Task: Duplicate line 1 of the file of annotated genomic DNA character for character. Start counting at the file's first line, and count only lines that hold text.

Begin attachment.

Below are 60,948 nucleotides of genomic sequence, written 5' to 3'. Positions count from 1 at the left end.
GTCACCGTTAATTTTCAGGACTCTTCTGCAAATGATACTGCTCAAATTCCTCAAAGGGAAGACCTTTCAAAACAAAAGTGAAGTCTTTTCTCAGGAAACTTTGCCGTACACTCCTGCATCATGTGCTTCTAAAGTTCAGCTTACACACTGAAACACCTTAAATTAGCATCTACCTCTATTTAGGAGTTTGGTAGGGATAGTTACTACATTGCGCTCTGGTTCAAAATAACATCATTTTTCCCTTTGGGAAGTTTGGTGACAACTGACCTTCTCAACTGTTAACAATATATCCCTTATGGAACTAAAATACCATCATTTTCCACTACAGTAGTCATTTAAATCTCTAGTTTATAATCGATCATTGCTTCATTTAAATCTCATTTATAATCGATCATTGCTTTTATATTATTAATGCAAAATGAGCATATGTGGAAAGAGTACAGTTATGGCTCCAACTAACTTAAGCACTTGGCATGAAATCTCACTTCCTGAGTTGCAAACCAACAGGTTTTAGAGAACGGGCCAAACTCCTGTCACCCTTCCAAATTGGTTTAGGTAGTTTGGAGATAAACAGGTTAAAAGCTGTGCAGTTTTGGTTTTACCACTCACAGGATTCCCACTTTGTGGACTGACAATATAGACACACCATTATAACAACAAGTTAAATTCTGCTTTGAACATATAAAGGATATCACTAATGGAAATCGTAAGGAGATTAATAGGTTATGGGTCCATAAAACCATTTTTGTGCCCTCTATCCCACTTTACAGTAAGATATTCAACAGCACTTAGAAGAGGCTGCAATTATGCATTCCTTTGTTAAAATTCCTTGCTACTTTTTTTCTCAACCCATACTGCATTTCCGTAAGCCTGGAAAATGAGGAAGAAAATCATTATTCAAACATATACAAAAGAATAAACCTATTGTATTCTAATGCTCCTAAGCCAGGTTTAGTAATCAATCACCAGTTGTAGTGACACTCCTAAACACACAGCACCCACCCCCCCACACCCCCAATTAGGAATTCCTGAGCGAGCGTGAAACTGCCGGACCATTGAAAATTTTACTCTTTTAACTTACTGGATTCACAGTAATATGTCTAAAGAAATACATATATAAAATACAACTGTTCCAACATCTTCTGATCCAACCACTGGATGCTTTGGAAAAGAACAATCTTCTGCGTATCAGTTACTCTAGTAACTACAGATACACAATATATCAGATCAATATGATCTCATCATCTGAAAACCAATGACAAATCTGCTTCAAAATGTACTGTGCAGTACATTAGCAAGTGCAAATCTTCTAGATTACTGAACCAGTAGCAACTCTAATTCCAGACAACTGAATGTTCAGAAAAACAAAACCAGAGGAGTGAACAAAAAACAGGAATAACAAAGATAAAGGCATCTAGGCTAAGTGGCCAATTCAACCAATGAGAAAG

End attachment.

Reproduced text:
Below are 60,948 nucleotides of genomic sequence, written 5' to 3'. Positions count from 1 at the left end.